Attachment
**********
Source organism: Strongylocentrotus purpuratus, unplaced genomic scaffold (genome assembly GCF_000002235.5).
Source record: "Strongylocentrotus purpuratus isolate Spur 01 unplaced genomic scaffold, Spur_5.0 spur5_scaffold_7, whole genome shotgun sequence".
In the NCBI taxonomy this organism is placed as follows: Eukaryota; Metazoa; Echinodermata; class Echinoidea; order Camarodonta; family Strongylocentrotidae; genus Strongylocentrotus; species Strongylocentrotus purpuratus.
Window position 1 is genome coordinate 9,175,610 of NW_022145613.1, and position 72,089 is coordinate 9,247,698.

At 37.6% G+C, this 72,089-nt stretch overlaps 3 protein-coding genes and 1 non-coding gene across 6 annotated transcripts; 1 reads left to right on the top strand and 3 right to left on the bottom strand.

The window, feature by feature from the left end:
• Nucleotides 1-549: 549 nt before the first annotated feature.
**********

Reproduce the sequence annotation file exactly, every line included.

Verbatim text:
Source organism: Strongylocentrotus purpuratus, unplaced genomic scaffold (genome assembly GCF_000002235.5).
Source record: "Strongylocentrotus purpuratus isolate Spur 01 unplaced genomic scaffold, Spur_5.0 spur5_scaffold_7, whole genome shotgun sequence".
In the NCBI taxonomy this organism is placed as follows: Eukaryota; Metazoa; Echinodermata; class Echinoidea; order Camarodonta; family Strongylocentrotidae; genus Strongylocentrotus; species Strongylocentrotus purpuratus.
Window position 1 is genome coordinate 9,175,610 of NW_022145613.1, and position 72,089 is coordinate 9,247,698.

At 37.6% G+C, this 72,089-nt stretch overlaps 3 protein-coding genes and 1 non-coding gene across 6 annotated transcripts; 1 reads left to right on the top strand and 3 right to left on the bottom strand.

The window, feature by feature from the left end:
• Nucleotides 1-549: 549 nt before the first annotated feature.